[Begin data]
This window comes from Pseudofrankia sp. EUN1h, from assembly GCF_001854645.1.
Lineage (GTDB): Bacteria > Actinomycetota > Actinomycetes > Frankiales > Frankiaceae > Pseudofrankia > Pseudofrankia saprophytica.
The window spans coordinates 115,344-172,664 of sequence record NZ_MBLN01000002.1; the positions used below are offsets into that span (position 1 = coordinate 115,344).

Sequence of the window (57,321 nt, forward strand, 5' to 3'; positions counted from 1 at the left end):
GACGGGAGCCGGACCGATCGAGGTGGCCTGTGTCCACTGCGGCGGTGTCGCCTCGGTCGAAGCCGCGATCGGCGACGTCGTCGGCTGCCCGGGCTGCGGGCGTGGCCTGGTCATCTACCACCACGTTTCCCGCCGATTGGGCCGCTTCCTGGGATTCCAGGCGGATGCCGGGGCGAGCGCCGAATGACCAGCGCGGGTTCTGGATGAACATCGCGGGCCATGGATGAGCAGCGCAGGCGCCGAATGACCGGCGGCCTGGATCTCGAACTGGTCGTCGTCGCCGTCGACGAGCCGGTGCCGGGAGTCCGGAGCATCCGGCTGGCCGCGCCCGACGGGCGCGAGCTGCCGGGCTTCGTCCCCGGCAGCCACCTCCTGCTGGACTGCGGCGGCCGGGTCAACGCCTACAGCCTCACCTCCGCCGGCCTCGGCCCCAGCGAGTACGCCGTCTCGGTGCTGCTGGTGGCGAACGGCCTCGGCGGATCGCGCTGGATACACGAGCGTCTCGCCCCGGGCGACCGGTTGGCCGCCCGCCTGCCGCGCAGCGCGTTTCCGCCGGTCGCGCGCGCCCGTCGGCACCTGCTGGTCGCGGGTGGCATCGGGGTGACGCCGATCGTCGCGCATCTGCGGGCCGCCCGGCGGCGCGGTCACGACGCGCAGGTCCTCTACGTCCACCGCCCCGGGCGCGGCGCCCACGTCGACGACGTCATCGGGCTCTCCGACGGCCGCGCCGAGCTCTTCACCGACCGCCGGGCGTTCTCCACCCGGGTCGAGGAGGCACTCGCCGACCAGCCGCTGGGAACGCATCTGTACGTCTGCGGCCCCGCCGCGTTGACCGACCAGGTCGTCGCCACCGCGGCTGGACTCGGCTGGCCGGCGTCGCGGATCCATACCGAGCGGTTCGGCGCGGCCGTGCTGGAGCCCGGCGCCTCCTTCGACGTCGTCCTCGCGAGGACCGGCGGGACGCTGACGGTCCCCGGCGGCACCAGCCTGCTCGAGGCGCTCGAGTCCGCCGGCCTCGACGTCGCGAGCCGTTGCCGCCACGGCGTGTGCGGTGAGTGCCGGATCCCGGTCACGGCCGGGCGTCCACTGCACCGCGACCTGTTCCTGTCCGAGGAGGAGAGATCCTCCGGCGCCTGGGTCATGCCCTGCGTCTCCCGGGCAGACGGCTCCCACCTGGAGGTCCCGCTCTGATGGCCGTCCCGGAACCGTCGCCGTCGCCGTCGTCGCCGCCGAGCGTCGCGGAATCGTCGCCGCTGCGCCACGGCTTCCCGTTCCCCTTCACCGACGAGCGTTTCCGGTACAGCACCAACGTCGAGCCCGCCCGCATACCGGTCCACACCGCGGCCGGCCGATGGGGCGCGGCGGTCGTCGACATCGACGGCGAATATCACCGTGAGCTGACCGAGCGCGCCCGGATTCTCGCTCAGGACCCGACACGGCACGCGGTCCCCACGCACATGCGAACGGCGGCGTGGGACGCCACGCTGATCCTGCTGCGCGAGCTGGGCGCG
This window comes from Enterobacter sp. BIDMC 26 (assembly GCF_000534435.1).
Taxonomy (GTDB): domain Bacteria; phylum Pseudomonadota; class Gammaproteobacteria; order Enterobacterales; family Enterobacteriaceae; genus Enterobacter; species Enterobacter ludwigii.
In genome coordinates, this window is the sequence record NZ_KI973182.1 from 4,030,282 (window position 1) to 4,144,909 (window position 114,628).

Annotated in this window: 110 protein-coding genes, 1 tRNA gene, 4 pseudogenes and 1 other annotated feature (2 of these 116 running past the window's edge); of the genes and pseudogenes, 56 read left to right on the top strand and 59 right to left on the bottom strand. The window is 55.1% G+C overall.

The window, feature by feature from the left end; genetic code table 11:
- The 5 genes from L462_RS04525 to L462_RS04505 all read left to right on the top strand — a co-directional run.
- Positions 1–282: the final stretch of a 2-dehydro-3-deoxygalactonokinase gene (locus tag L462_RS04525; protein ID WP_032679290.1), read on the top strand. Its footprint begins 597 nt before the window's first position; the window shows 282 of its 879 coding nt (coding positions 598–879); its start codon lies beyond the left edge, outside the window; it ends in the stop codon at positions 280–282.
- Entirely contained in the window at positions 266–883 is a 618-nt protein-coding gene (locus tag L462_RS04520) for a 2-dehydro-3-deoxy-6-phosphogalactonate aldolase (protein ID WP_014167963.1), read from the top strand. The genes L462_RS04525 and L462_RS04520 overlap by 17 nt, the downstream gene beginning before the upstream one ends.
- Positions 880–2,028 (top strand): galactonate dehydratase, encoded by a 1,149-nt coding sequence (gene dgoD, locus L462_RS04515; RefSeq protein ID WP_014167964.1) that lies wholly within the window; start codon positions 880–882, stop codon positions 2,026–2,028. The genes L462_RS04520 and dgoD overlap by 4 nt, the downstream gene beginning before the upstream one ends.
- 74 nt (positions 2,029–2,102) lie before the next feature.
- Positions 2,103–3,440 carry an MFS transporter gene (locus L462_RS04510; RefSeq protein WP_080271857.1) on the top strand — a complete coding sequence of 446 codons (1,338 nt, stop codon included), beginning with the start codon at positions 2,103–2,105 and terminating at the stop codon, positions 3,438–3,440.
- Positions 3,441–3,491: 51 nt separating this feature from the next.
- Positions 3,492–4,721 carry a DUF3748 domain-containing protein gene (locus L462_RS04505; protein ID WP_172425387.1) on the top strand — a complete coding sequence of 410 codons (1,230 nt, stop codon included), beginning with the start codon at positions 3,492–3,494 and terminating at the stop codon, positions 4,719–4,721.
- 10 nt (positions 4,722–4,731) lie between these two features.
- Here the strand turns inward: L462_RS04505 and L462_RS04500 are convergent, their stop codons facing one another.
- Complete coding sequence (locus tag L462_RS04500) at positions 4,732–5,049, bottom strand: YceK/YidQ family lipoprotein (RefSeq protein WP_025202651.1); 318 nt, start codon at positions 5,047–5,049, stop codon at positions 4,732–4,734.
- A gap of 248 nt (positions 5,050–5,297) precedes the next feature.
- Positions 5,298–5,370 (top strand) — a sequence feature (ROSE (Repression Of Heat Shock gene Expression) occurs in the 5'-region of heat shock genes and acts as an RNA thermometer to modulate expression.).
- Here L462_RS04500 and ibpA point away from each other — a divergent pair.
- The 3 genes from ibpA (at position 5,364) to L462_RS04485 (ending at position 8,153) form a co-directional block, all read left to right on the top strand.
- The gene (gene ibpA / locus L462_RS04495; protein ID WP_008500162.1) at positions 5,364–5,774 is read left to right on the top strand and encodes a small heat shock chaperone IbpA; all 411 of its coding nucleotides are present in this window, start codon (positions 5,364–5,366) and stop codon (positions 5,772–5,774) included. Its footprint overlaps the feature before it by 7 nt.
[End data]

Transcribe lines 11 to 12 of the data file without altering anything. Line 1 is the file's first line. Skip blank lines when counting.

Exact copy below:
- The 5 genes from L462_RS04525 to L462_RS04505 all read left to right on the top strand — a co-directional run.
- Positions 1–282: the final stretch of a 2-dehydro-3-deoxygalactonokinase gene (locus tag L462_RS04525; protein ID WP_032679290.1), read on the top strand. Its footprint begins 597 nt before the window's first position; the window shows 282 of its 879 coding nt (coding positions 598–879); its start codon lies beyond the left edge, outside the window; it ends in the stop codon at positions 280–282.